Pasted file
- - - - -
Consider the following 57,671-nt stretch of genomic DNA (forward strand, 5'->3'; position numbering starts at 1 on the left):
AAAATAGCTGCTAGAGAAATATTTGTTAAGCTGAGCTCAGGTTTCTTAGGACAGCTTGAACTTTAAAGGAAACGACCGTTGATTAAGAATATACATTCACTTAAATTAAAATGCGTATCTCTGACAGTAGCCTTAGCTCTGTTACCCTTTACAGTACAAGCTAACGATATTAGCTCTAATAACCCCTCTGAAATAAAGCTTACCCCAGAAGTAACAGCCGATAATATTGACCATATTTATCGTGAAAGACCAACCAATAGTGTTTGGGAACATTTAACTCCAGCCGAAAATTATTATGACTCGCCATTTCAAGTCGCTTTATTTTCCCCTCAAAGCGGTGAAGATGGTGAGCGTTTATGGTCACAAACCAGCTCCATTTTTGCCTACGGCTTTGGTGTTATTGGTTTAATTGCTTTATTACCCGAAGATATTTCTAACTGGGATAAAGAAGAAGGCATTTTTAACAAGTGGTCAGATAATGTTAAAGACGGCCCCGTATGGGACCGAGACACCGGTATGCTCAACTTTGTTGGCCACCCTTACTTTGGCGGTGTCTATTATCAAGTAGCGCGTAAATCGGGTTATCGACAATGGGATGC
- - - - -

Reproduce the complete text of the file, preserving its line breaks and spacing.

Consider the following 57,671-nt stretch of genomic DNA (forward strand, 5'->3'; position numbering starts at 1 on the left):
AAAATAGCTGCTAGAGAAATATTTGTTAAGCTGAGCTCAGGTTTCTTAGGACAGCTTGAACTTTAAAGGAAACGACCGTTGATTAAGAATATACATTCACTTAAATTAAAATGCGTATCTCTGACAGTAGCCTTAGCTCTGTTACCCTTTACAGTACAAGCTAACGATATTAGCTCTAATAACCCCTCTGAAATAAAGCTTACCCCAGAAGTAACAGCCGATAATATTGACCATATTTATCGTGAAAGACCAACCAATAGTGTTTGGGAACATTTAACTCCAGCCGAAAATTATTATGACTCGCCATTTCAAGTCGCTTTATTTTCCCCTCAAAGCGGTGAAGATGGTGAGCGTTTATGGTCACAAACCAGCTCCATTTTTGCCTACGGCTTTGGTGTTATTGGTTTAATTGCTTTATTACCCGAAGATATTTCTAACTGGGATAAAGAAGAAGGCATTTTTAACAAGTGGTCAGATAATGTTAAAGACGGCCCCGTATGGGACCGAGACACCGGTATGCTCAACTTTGTTGGCCACCCTTACTTTGGCGGTGTCTATTATCAAGTAGCGCGTAAATCGGGTTATCGACAATGGGATGC